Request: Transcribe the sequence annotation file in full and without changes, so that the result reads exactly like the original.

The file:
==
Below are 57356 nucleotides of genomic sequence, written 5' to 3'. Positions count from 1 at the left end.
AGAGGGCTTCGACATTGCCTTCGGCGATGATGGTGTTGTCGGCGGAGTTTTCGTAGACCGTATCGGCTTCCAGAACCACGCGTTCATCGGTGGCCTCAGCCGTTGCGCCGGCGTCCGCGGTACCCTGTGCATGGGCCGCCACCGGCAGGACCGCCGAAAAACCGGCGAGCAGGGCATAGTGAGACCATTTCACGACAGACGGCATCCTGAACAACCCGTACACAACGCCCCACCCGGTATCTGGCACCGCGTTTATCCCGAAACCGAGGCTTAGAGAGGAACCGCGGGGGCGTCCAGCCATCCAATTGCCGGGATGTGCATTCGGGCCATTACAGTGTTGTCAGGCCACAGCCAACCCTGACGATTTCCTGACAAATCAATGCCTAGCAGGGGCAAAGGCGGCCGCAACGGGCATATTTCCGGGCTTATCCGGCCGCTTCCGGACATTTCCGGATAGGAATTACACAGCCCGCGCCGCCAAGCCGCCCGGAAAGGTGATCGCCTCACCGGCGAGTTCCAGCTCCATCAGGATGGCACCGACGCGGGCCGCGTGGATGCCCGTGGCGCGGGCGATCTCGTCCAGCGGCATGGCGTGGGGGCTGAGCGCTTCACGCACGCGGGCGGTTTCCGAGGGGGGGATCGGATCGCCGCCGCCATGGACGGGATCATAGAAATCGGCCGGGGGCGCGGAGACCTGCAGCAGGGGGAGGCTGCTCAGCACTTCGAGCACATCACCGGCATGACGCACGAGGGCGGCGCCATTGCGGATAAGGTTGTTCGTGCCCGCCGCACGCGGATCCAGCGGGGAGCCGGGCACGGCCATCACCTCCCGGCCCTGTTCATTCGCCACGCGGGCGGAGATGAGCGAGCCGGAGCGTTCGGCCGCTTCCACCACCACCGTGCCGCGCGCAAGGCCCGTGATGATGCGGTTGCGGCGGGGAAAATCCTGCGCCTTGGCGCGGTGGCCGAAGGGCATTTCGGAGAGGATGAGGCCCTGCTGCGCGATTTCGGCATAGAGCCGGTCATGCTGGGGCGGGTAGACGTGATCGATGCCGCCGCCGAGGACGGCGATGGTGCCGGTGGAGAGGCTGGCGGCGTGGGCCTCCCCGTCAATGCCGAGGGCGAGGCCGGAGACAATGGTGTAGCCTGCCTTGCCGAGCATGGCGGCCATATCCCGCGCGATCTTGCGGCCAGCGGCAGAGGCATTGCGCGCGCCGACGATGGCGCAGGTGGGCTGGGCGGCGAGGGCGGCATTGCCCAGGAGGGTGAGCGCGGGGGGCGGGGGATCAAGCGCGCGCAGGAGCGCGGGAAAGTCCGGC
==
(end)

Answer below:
Below are 57356 nucleotides of genomic sequence, written 5' to 3'. Positions count from 1 at the left end.
AGAGGGCTTCGACATTGCCTTCGGCGATGATGGTGTTGTCGGCGGAGTTTTCGTAGACCGTATCGGCTTCCAGAACCACGCGTTCATCGGTGGCCTCAGCCGTTGCGCCGGCGTCCGCGGTACCCTGTGCATGGGCCGCCACCGGCAGGACCGCCGAAAAACCGGCGAGCAGGGCATAGTGAGACCATTTCACGACAGACGGCATCCTGAACAACCCGTACACAACGCCCCACCCGGTATCTGGCACCGCGTTTATCCCGAAACCGAGGCTTAGAGAGGAACCGCGGGGGCGTCCAGCCATCCAATTGCCGGGATGTGCATTCGGGCCATTACAGTGTTGTCAGGCCACAGCCAACCCTGACGATTTCCTGACAAATCAATGCCTAGCAGGGGCAAAGGCGGCCGCAACGGGCATATTTCCGGGCTTATCCGGCCGCTTCCGGACATTTCCGGATAGGAATTACACAGCCCGCGCCGCCAAGCCGCCCGGAAAGGTGATCGCCTCACCGGCGAGTTCCAGCTCCATCAGGATGGCACCGACGCGGGCCGCGTGGATGCCCGTGGCGCGGGCGATCTCGTCCAGCGGCATGGCGTGGGGGCTGAGCGCTTCACGCACGCGGGCGGTTTCCGAGGGGGGGATCGGATCGCCGCCGCCATGGACGGGATCATAGAAATCGGCCGGGGGCGCGGAGACCTGCAGCAGGGGGAGGCTGCTCAGCACTTCGAGCACATCACCGGCATGACGCACGAGGGCGGCGCCATTGCGGATAAGGTTGTTCGTGCCCGCCGCACGCGGATCCAGCGGGGAGCCGGGCACGGCCATCACCTCCCGGCCCTGTTCATTCGCCACGCGGGCGGAGATGAGCGAGCCGGAGCGTTCGGCCGCTTCCACCACCACCGTGCCGCGCGCAAGGCCCGTGATGATGCGGTTGCGGCGGGGAAAATCCTGCGCCTTGGCGCGGTGGCCGAAGGGCATTTCGGAGAGGATGAGGCCCTGCTGCGCGATTTCGGCATAGAGCCGGTCATGCTGGGGCGGGTAGACGTGATCGATGCCGCCGCCGAGGACGGCGATGGTGCCGGTGGAGAGGCTGGCGGCGTGGGCCTCCCCGTCAATGCCGAGGGCGAGGCCGGAGACAATGGTGTAGCCTGCCTTGCCGAGCATGGCGGCCATATCCCGCGCGATCTTGCGGCCAGCGGCAGAGGCATTGCGCGCGCCGACGATGGCGCAGGTGGGCTGGGCGGCGAGGGCGGCATTGCCCAGGAGGGTGAGCGCGGGGGGCGGGGGATCAAGCGCGCGCAGGAGCGCGGGAAAGTCCGGC